As my siblings and I grew to adulthood, by silent agreement, we started working on Mom. She didn’t hug us and tell us she loved us because she didn’t learn that herself as a child. She repeated the pattern she was taught. We wanted more. We began hugging her even when she pushed us away. We joked and just hugged her more until she was comfortable being hugged. We told her we loved her. I never ended a phone conversation with her without telling her I loved her. Eventually, she said it back.

For decades now, Mom has been the one to reach out and hug us first. She is the one who will say the words, “I love you” first. We have always seen the love for us in her eyes. Now we feel the love in her arms and through her words. She has always been a beautiful woman and nothing will ever change that, not old age nor dementia. Her beauty is heart deep, not just skin deep and the love I have for her isn’t more because she now tells me she loves me and gives great hugs. I do treasure those moments of affection though and they are outstanding memories for me of the great Beauty that God has blessed my life with. I love you Mom.

 

Hope, Uncategorized

What I would tell you

If I were suffering from dementia, here is what I think I would tell you…

Don’t ignore me. I see you. I may not always understand your words or remember who you are but I see you. I already feel marginalized by my disease. Don’t make me feel more so by ignoring me. Don’t talk to the person right next to me but act as if I’m not there. All it takes is to look me in the eyes and smile. Now I know you see me.

Don’t talk loud to me. I hear just fine. I just don’t always understand.

Be patient with me. When I can’t get my words out, let me try unless I have indicated that I want your help finding the missing word/s. Watch my face for cues. Am I frustrated and looking at you like I need help? Then help me. Otherwise, it helps me to find the words myself as much as I can.

If I have told you this story already, just listen again. I’m sorry I can’t remember.

If you need me to do something, tell me in one step instructions. I can’t remember multiple steps anymore.

When I walk, I shuffle. That is normal for me. Don’t hurry me unless there is a bear after me. I walk slow. Part of the disease and part of aging.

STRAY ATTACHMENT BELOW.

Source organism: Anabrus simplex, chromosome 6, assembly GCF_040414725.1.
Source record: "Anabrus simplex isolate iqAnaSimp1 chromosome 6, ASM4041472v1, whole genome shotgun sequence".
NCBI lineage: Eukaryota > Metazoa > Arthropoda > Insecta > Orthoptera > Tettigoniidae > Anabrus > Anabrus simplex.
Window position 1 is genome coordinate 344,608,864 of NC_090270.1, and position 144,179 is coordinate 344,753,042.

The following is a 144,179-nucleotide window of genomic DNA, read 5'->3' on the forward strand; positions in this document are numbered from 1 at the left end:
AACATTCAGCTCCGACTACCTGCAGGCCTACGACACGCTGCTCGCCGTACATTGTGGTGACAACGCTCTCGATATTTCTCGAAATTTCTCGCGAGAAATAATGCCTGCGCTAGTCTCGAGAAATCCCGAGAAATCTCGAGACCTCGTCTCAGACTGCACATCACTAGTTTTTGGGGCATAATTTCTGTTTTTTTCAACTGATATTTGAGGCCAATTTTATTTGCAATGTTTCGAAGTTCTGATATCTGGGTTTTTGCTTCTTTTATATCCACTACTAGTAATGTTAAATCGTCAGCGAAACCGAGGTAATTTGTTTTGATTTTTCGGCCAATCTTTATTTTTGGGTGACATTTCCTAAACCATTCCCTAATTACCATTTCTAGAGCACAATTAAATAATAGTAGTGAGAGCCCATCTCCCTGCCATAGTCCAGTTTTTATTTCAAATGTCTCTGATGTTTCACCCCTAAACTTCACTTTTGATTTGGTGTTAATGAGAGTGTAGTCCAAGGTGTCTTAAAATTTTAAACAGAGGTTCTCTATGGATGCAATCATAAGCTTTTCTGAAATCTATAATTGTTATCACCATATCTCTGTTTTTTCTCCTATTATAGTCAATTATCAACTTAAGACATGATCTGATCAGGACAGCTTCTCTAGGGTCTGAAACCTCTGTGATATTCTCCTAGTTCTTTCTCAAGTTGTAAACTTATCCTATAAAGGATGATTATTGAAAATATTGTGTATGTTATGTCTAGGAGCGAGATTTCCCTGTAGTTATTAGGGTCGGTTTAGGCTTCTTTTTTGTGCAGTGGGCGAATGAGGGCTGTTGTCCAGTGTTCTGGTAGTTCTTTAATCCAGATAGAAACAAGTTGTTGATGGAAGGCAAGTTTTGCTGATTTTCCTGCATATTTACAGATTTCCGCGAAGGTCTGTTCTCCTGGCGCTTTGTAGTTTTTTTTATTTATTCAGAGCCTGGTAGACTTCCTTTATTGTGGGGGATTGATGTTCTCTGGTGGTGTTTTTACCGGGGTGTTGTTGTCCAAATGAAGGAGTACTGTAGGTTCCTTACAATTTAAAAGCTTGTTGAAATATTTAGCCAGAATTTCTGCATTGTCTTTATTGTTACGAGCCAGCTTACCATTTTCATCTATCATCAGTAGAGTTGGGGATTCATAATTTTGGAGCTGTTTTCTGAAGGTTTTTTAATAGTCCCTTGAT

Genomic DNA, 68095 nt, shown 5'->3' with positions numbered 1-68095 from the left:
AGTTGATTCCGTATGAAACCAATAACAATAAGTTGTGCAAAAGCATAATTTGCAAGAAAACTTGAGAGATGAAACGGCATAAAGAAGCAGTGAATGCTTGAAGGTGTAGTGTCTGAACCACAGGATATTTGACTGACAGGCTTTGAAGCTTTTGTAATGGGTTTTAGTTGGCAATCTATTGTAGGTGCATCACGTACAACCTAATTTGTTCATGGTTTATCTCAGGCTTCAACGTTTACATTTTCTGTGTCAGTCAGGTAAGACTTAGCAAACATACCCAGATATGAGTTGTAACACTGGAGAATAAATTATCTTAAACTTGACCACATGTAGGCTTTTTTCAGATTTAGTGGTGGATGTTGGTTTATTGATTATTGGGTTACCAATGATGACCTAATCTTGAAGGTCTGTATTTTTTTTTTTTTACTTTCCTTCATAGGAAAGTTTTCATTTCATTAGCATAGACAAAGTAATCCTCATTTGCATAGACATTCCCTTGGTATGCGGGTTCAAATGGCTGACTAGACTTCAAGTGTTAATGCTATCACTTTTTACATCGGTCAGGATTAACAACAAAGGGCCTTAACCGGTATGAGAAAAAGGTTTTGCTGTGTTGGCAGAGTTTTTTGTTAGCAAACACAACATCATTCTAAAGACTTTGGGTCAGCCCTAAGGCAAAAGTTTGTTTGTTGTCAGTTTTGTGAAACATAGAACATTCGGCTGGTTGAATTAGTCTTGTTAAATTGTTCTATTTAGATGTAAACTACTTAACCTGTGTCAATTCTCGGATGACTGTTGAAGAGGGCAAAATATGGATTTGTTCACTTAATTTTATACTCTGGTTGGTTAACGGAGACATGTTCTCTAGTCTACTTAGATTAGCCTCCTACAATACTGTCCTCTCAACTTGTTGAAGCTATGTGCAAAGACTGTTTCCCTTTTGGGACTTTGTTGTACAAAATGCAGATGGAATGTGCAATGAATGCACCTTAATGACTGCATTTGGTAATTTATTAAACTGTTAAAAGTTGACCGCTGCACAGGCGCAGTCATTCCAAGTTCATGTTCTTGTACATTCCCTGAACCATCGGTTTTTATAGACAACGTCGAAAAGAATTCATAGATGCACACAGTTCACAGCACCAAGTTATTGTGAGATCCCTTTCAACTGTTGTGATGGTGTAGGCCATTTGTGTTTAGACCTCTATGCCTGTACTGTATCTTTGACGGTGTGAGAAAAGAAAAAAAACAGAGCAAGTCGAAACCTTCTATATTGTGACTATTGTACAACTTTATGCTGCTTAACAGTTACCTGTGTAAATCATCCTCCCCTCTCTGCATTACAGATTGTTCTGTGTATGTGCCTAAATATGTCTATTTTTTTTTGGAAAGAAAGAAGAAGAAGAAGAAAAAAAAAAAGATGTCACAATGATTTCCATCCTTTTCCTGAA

Sometimes I pick at things, especially cords. I don’t know why. I just do. Just let me pick unless I will hurt myself or someone else. I love to look at things. Just let me look.

I still love to listen to people and when feeling accepted and comfortable will talk as well. Ask me questions and I will try to answer you as best I can. But when I get tired, my brain struggles more and then I will need extra patience.

I am still the same person I always was. I still have family I love very much who love me. My memories are there. I know a lot of people. Sometimes, I just can’t bring their names out. It’s not that I have completely forgotten you. Don’t feel bad. You are in my heart even if I can’t remember you or your name right this moment. I still love!

man wearing blue jacket holding a brown stick towards the heart drawn on sand
Photo by Pixabay on Pexels.com

The more normal people treat me, the more normal I feel.

Thank you for hearing me.

Family, Hope, Uncategorized

My Grandpa

I never met my dad’s father. He died the year before I was born. I have seen pictures of him with all his children and my grandma, with just my grandma, with my dad and my older brother, and alone as a young person. In all the pictures of him, I don’t recall seeing any joy. In fact, in some, there seems to be a deep sadness in his eyes.

I wish so much that I had had an opportunity to meet him. I wish I had grown up loving him like I did my other grandparents. Cousins who are older than I am may have had experiences with Grandpa that would result in a completely different story than mine. I can only write about what I know and feel.

My grandpa suffered great sorrow in his life. I was not the first generation in our family to go through the pain of divorce. His divorce was very hard on him and his family from what I’ve been told. But I wonder if harder still was what we learned after my Grandma died and we found a letter he wrote to her.